Country music show is at home in a barn

Jamboree: Two years ago, Frank Gosman found a new venue for performers in a building that held hay for his cattle.

March 18, 2004|By Sandy Alexander | Sandy Alexander,SUN STAFF

Frank Gosman's nightclubs are gone, but he found a new home for the country music show he started three decades ago: his Clarksville barn.

Every Sunday afternoon, Gosman opens his doors to the Country Showcase America Jamboree, a show in the style of the Grand Ole Opry. Gosman, as master of ceremonies, tells stories, offers chatty comments and calls up singers from the audience to perform traditional country tunes with backup from a five-piece band.

Halfway through, everyone takes a break for a supper brought in by a participant.

"It's something special," said Arlene Jaye, one of the regular singers. "The music is the center of attention here."

For two years, visitors have traveled up an unpaved drive off Brighton Dam Road and parked near Gosman's chicken coops (fresh eggs are for sale). They sit on folding chairs in the barn, which formerly held hay for beef cattle. In the winter, two wood-burning stoves and a furnace keep the place toasty.

An American flag hangs behind the bandstand, and a gold-painted bust of Hank Williams overlooks the other end of the room as singers step up with guitars around their necks to sing songs by Patsy Cline, Ernest Tubb and other traditional country stars. Hundreds of photographs of previous jamborees line the unfinished walls between wooden beams.

The only modern intrusions on the rustic setting are the professional sound equipment and a computer that broadcasts the show live over the Internet at

"It's so much nicer" to hold the jamboree in the barn, Gosman said. "I don't have to make money. ... There is no smoking, no drinking, just a lot a fun."

The format is the same as when the jamboree started, he said. "That is country music. ... It's very relaxed." With ad libbed introductions and unrehearsed style, he said, "my show is exactly like the Grand Ole Opry."

On Sunday, Jaye, of Gaithersburg, took her turn on stage singing the up-tempo "Promised Land." She noted that the song was written by Chuck Berry and sung by Elvis Presley.

"It's exciting. ... I love the idea that we're on the Internet," said Jaye, a writer and editor at the U.S. Government Printing Office. "I'm singing to so much more than the people in the room."

Gosman said the jamboree began about 1968, when he owned the Tin Dipper, a club in Beltsville. He broadcast a few radio commercials on WDON radio for the butcher shop he owned, and the station offered him the chance to do a country music show.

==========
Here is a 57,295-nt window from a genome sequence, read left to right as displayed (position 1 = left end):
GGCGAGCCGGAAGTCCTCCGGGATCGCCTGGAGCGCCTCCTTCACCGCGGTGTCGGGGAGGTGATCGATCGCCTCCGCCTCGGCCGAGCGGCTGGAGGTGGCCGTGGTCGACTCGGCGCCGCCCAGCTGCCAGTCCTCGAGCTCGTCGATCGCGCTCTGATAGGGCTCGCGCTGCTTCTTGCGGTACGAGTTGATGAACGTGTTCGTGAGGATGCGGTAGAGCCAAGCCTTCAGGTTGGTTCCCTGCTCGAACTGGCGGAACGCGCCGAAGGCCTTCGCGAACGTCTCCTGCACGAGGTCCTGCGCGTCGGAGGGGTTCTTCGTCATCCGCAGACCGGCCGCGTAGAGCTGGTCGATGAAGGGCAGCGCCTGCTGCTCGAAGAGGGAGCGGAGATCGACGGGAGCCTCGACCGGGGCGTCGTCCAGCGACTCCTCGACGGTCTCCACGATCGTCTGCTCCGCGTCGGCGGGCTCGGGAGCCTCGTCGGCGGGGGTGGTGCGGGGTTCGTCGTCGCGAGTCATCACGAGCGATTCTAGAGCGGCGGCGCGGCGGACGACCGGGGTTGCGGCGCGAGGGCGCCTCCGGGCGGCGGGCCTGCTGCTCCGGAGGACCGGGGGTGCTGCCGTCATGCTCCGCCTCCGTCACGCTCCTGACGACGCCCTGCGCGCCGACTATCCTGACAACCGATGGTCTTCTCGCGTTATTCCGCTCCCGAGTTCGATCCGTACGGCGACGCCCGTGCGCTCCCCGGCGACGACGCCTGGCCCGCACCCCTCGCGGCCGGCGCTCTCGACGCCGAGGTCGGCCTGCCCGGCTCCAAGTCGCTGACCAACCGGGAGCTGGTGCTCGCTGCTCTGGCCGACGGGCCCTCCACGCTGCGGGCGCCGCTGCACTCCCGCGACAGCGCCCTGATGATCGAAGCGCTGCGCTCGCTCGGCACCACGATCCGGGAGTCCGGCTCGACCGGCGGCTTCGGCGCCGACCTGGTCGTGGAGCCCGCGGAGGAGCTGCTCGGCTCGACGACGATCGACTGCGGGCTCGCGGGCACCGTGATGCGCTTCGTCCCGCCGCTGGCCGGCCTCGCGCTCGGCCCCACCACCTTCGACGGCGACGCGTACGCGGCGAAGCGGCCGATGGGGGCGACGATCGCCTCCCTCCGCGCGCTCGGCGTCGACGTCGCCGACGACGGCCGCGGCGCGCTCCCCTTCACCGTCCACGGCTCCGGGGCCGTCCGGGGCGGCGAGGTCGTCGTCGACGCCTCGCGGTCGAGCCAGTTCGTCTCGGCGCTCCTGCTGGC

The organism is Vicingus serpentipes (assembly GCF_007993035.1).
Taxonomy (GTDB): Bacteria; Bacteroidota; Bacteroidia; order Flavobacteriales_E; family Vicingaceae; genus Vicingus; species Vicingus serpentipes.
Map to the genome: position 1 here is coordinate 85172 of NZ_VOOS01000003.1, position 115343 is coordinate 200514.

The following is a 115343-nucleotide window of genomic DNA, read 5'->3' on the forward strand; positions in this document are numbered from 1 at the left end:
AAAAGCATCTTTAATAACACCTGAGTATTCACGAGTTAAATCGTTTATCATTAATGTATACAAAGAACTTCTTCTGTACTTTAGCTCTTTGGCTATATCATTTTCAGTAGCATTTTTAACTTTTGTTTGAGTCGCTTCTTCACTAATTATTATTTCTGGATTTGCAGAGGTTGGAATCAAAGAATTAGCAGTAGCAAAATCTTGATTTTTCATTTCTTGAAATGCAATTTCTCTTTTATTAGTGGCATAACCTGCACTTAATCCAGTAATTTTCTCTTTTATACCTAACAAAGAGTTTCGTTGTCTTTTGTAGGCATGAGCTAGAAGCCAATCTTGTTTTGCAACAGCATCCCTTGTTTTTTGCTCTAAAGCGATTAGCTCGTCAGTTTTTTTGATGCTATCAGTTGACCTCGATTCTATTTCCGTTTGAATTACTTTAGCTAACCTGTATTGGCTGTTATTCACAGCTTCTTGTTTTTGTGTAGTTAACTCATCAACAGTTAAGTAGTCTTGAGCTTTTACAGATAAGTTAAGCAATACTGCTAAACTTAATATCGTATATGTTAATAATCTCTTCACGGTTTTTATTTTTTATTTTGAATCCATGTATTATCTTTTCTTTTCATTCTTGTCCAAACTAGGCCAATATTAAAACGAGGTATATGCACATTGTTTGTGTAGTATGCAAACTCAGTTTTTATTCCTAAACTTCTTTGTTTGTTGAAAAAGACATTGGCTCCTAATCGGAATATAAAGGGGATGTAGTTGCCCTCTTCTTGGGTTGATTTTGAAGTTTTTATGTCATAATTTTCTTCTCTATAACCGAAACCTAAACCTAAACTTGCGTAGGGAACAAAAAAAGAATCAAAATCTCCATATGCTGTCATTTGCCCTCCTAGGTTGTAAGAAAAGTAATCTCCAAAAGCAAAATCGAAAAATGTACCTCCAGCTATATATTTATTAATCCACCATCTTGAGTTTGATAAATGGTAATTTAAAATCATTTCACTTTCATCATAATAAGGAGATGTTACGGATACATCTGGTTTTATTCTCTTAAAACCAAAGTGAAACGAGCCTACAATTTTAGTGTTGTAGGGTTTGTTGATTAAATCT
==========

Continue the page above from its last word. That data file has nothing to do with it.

He later moved the jamboree to the Big Dipper nightclub, built as a second floor on top of the original club. Gosman sold both clubs in 1986, then revived the Sunday tradition in 1995, when he bought Remington's nightclub in Laurel.

When he sold that club 2 1/2 years ago, "I just felt like I didn't want [the jamboree] to die," said Gosman, who also plays and writes music, and runs a recording label.

In addition to changing locations, the show shifted across seven FM and AM radio stations and another Internet station before landing on Dave Kolesar's station, WDAV.

Three months ago, organizers approached Kolesar, who runs the station out of his College Park basement as a hobby. He said he was happy to add the show to his programming.

The station's other program, which runs live on Friday nights, features Kolesar and his friends talking and playing recordings.

"I certainly hope it grows," he said of the jamboree audience. "I feel like I'm doing my little part to keep a 35-year tradition alive."

The jamboree has a regular following, drawing a few dozen musicians and spectators each week.

When Joe Carta first arrived at the barn for a jamboree, "It looked like an old farm. I was shocked," he said.

Now, the Glenwood farmer, who also leads the Joe Carta Band, is hooked. "I think its great," he said.

Compared with his usual gigs playing country, bluegrass, 1950s and 1960s rock and other types of music for events, benefits and nursing homes, he said, the jamboree "is a very relaxing thing for me to do."

Garry Elders drove from Nashville, Tenn., to Clarksville to play a few tunes last weekend.

"There is a vacuum of people that do this kind of music," said Elders, a full-time musician and former Maryland resident.

While country radio stations were moving toward more pop-oriented songs 15 years ago, it seemed that traditional country would be lost, he said. But, he said he has seen a resurgence of interest nationally and internationally.

"Frank really should be commended for his effort" to offer a venue for traditional county, Elders said. "Frank does it because he wants to support the music."

The Country Showcase America Jamboree is held from 3 p.m. to 5:30 p.m. every Sunday. Information: 301-854- 2917 or

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